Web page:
Boars Snoozing in Morning Light
From left to right that is Spot, Speckles and BigUn in the shade of some brush at the far end of the south field. Speckles is the smallest of the boars, and several years younger. He’s probably only 500 lbs, about 1/2 to 1/3rd the size of the other boars since he’s so much younger.
People often ask if boars are dangerous. Certainly, they would be if they stepped on you or rubbed you up against a post. Also don’t get them angry and I wouldn’t suggest approaching a strange boar, just like with any strange animal. They do have razor sharp tusks as well. However these three boys are very gentle – that’s how they survived to this size. Any that show temperament problems have gone to market at far smaller sizes.
People are also surprised that multiple boars in the same herds get along. These boars grew up together so they have worked out their pecking order long, long ago. Essentially, Spot is the biggest, by a little bit, and the dominant. BigUn, almost the same size, doesn’t appear to want the job of dominant male. He’s a very laid back fellow. Speckles, a son of Archimedes who’s in the north herd, has always known Spot to be the boss and wisely wouldn’t even think of challenging such a bigger male.
The time that fight can occur is if the dominance order is changing such as when an old boar is retiring or if we were to introduce a new boar of significant size – best not done. Twice we’ve had a boar battle when one of the boars moved himself from herd to herd but this is very rare. Generally they stay with their own ladies in their own territories.
I mentioned that Archimedes is in the north herd, he’s the sire of BigUn, Spot and Speckles. Shifting Archimedes into a herd where he has a couple of far smaller boars with him allows him to continue for a few more years where he’ll have less competition. At six years old he’s starting to look like an old man and is no longer top boar – Spot ousted him about a year ago.
Archimedes sons* BigUn and Spot have significantly outgrown him, perhaps being 40% larger than him. This is interesting since Archimedes was raised on grain before he came to us and his sons were raised on pasture/whey. What makes this interesting is that grain is supposed to promote maximum growth, much more than pasture, according to the books. So why are his sons so big? It will be interesting to see how Speckles turns out – he was bigger and faster growing than any of his litter mates. This is too small a sample set to say if it is feed or genetics but they all do produce some fine pigs.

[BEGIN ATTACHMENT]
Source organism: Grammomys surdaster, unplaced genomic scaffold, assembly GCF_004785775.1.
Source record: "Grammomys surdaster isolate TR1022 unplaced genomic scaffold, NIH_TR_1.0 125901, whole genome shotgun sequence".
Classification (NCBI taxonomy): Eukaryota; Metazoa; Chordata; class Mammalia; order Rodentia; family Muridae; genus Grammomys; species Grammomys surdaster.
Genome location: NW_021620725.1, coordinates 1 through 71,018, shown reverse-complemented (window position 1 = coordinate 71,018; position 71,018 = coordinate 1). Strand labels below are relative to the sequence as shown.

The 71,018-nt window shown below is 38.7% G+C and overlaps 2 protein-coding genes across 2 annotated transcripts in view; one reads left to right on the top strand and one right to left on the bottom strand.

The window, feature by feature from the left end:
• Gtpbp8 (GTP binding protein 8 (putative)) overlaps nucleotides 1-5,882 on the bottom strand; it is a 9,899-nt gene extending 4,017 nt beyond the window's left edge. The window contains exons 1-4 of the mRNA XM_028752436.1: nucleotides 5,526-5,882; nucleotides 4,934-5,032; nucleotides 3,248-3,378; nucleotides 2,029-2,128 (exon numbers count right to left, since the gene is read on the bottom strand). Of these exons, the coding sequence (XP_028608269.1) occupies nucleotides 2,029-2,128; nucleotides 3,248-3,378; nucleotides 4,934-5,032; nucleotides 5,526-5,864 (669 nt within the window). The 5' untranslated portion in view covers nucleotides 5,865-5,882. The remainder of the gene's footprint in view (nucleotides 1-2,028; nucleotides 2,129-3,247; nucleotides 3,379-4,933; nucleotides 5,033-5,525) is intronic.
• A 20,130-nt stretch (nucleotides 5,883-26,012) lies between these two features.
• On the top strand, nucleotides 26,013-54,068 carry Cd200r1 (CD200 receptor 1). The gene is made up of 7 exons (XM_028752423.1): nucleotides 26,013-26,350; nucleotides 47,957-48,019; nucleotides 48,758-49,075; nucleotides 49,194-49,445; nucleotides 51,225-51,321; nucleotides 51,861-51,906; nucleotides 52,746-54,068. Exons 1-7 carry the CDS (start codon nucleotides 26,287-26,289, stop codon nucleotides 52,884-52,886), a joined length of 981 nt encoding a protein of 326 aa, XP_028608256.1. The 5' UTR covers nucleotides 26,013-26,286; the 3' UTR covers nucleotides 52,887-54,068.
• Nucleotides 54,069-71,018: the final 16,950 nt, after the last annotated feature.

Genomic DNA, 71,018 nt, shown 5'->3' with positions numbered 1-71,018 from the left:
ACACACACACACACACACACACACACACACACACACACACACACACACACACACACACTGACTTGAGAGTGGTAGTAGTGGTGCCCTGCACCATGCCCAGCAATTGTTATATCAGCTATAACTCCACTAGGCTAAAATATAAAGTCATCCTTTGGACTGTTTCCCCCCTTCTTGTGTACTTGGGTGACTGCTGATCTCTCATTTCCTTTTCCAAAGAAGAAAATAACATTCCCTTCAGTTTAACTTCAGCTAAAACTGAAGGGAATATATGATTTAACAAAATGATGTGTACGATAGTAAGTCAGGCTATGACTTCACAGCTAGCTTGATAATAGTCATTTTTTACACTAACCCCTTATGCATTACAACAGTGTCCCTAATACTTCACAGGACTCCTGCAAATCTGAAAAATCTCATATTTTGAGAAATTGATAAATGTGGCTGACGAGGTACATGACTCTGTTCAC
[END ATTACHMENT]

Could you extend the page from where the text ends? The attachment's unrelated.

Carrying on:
*It tuns out that BigUn and Spot are not sons of Archimedes but rather sons of Longfellow, the first boar we had. Later after writing this I found photographs of Spot and his brothers BigUn & LittleUn (Basa) with dates that demonstrated they were sons of Longfellow. Longfellow looks much like Archimedes and weighed in at a little over 1,000 lbs at slaughter which is about the same as Archimedes. The timing of the boars was close enough that it caused this confusion. They grew up knowing Archimedes as the lead boar. I think that Archimedes may have been a son of Longfellow too but is from a different sow and much older. We borrowed Longfellow from another farmer, Archie, and later got Archimedes from Archie. Speckles is a son of Big’Un. So the above comparison about pasture and grain still holds as they’re brothers but we know nothing of Archimedes’s mother.
Outdoors: 60째F/48째F Rain
Tiny Cottage: 71째F/60째F